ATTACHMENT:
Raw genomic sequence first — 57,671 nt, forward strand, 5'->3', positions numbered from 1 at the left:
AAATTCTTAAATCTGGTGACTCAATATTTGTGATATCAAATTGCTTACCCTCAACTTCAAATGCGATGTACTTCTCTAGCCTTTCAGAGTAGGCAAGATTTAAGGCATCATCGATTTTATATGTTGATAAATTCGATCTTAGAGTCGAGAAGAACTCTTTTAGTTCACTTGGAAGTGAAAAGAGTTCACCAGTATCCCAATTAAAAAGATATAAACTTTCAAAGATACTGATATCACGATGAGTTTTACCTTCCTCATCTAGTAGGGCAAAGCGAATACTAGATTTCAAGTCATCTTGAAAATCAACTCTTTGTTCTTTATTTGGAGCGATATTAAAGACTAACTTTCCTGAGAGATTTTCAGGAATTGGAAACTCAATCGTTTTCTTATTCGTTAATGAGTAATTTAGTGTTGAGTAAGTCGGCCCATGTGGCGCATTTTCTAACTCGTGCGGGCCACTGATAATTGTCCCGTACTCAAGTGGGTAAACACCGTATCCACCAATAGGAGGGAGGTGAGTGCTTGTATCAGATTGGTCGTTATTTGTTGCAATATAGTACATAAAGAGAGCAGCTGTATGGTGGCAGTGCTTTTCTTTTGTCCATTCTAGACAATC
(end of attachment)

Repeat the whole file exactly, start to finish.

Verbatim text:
Raw genomic sequence first — 57,671 nt, forward strand, 5'->3', positions numbered from 1 at the left:
AAATTCTTAAATCTGGTGACTCAATATTTGTGATATCAAATTGCTTACCCTCAACTTCAAATGCGATGTACTTCTCTAGCCTTTCAGAGTAGGCAAGATTTAAGGCATCATCGATTTTATATGTTGATAAATTCGATCTTAGAGTCGAGAAGAACTCTTTTAGTTCACTTGGAAGTGAAAAGAGTTCACCAGTATCCCAATTAAAAAGATATAAACTTTCAAAGATACTGATATCACGATGAGTTTTACCTTCCTCATCTAGTAGGGCAAAGCGAATACTAGATTTCAAGTCATCTTGAAAATCAACTCTTTGTTCTTTATTTGGAGCGATATTAAAGACTAACTTTCCTGAGAGATTTTCAGGAATTGGAAACTCAATCGTTTTCTTATTCGTTAATGAGTAATTTAGTGTTGAGTAAGTCGGCCCATGTGGCGCATTTTCTAACTCGTGCGGGCCACTGATAATTGTCCCGTACTCAAGTGGGTAAACACCGTATCCACCAATAGGAGGGAGGTGAGTGCTTGTATCAGATTGGTCGTTATTTGTTGCAATATAGTACATAAAGAGAGCAGCTGTATGGTGGCAGTGCTTTTCTTTTGTCCATTCTAGACAATC